Strange Light

I’ve been noticing things lately. Unusual, strange imagery. Aural lights. Reverse sunsets. Different birds. Snow in May.

Nothing is the same, anymore.

Well, not “nothing.” But so much is different, new, unaccustomed. Have seen the grandkids a lot but have not hugged them in months.  My hair is too long and there’s nothing I can do about it. The standard rule about clothing, that you wear 20 percent of your wardrobe 80 percent of the time, doesn’t come close. More like 10/90. Or worse. And nobody seems to mind.

We used to have a bird feeder up in the back but this year I moved it in closer to the kitchen so we can watch it from there or the dining room where I’m starting to work a lot. The feeder occupies a perfect viewing area, but because the canister hangs from a little bracket I have to take it in each evening and put it out each morning. Otherwise it will get taken down by the bear – yes, there is a real “bear” in the near woods who visits us occasionally.

With the diversity of the bird feed we provide – sunflower seeds, safflower seeds, millet, plus cracked corn scattered on the ground – we have an amazing proliferation of birds coming to feed and thus an endless clattering of avian life to behold. I’m no birder; it’s just something I appreciate. My wife is more conversant with the different species out there and has helped me identify them. The last few weeks we’ve noticed an amazing array: gold finches, cardinals, woodpeckers tufted titmice, mourning doves, cardinals, house finches and blue jays. For the time in the 18 years we’ve been here we spotted male rose-breasted grosbeaks. Quite distinctive, they are, with their red scarves.

A month ago a plump ring-necked pheasant took up residence around our yard. We named him “Phreddy.” He’s obviously looking out for a mate and likes to perch atop a little stone parapet by the front door that affords him something of a lookout to the east. Normally, the skies in that direction would be taken up with airplanes departing from and arriving into a major airport only eight miles away. But these days the runways are quiet and with that newfound solace, bird life seems to flourish.

Solitude takes on an eerie feel. That was the case a few mornings ago, when the early light coincided with a fog bank dissipating and creating a kind of astral trail of light through the pine trees. There was just enough moisture in the air to refract the sunlight into a muted sparkling. I’m not sure my camera caught the mood; nor that my words properly convey the feeling of early softness in the air. But it seemed like one of those moments when everything stops for a few seconds and you feel lucky to be alert to the world.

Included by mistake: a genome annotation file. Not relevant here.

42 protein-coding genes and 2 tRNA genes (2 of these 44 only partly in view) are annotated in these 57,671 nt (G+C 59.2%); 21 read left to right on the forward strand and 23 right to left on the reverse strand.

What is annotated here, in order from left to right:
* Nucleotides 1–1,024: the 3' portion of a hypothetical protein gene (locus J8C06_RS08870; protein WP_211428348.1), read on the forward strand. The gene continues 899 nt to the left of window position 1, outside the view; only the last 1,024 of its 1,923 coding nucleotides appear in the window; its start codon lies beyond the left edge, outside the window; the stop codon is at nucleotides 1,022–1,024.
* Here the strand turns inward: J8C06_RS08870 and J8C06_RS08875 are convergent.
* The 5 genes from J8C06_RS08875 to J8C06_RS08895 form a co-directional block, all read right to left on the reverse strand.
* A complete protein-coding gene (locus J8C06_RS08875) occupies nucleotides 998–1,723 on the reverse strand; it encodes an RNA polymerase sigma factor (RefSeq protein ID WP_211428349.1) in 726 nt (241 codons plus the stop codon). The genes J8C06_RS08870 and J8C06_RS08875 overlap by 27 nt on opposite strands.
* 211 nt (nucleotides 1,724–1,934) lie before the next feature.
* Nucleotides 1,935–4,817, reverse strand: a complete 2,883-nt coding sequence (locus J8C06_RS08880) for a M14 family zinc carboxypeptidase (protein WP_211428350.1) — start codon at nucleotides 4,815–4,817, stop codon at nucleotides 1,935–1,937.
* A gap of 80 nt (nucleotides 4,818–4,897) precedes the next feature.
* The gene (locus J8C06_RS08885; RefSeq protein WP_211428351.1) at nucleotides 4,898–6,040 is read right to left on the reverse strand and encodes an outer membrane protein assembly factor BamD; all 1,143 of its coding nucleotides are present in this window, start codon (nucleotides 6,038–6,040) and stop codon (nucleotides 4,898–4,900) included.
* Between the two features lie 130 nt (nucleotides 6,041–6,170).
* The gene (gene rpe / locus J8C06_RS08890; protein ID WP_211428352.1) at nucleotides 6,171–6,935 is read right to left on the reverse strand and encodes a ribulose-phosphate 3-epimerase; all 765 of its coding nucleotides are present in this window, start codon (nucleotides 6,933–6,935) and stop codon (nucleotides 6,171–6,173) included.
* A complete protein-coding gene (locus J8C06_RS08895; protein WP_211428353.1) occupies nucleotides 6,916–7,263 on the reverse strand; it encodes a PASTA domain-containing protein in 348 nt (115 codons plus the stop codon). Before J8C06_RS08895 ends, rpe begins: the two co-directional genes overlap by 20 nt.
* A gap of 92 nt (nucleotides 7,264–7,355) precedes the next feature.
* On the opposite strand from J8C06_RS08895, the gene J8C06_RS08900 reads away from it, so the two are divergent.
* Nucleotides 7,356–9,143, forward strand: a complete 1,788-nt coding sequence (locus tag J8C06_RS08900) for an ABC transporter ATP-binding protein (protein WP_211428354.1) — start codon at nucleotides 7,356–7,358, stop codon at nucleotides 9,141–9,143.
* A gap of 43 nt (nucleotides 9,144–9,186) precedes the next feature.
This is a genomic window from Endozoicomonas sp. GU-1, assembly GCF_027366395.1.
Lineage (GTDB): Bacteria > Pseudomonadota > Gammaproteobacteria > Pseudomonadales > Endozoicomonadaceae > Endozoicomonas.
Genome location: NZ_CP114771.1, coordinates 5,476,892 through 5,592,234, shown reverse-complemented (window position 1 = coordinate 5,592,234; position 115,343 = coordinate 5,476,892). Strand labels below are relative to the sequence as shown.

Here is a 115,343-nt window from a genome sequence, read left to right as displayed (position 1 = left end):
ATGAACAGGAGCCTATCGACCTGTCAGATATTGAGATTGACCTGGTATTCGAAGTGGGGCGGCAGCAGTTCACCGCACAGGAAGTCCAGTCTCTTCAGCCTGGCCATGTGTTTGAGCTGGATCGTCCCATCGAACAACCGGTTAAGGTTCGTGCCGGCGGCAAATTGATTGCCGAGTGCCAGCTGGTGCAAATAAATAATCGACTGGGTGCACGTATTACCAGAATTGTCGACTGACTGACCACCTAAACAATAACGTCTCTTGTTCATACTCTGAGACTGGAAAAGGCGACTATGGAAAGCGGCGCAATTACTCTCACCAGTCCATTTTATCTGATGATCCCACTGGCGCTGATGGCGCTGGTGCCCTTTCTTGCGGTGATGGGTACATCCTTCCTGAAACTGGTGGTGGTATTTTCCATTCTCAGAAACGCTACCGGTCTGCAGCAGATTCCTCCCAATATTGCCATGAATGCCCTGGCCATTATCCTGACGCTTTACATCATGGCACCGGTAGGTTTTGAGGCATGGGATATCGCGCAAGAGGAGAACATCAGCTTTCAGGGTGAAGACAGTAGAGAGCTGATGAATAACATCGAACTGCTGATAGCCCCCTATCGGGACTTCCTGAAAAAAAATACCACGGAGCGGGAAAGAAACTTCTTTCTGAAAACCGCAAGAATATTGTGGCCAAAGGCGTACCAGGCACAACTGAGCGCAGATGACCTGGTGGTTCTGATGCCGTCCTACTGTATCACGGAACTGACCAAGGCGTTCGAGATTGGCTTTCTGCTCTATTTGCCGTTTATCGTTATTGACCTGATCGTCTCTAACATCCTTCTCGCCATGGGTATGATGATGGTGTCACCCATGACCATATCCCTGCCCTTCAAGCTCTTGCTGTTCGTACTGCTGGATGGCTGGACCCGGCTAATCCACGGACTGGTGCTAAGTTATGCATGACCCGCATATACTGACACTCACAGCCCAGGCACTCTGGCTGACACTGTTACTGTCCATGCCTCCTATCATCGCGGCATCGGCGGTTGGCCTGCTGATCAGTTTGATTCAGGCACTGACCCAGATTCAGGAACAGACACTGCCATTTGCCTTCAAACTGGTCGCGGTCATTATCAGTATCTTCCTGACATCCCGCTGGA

Last night there was another such moment; this one the strangest light of all. It was early evening, an hour before sunset, and all of a sudden the day-long cloud cover started to ease up and the eastern sky lit up to the descending sunlight. The air went clear and golden yellow, and my first thought was of a reverse sunset. Why shouldn’t the world just run in reverse; everything else was topsy-turvy. It felt like anything is now possible. For some reason it made me think of the scene from “Close Encounters of the Third Kind” as they meet up with the space ship.

I ran to get my iPhone camera, and as I got outside it started to flurry intense with snow. Now I was inside one of those hand-held snow globes and some bigger force than merely human had shaken up the world. The snow passed quickly. It took longer for the eastern light to douse. Strange light and strange sights, I thought. Somehow they seem to fit these times.    

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This article has 4 comments

  1. John Byrne Reply

    Your writing is real, artful, and filled with rich imagery. Reminds me of a writer who I think lived in New Hampshire. Wrote a book called ‘A Catcher in the Rye’…. Far-removed from the thankless art of golf writing, story-telling might be beckoning you!

  2. Patricia Alden Reply

    Hi, Brad. Laurie Baron sent this out to the Larry Reunion group. We have the same beauties, strangeness, and eerieness, including the bizarre snow fall, up here in Canton. I appreciated the chance to read this. I hope more such work will be saved for the future to register the crisis.

  3. Steve Johnson Reply

    I enjoy your eloquent vocabulary in describing, what others might not have the keen awareness to even notice. It has a surreal feeling to it. I’m certainly glad I’m not in described “ snow globe” given this late date in the year. I look forward to reading more of your colorful descriptions of these unordinary times, and hope this state of distress we are in ends sooner than not.

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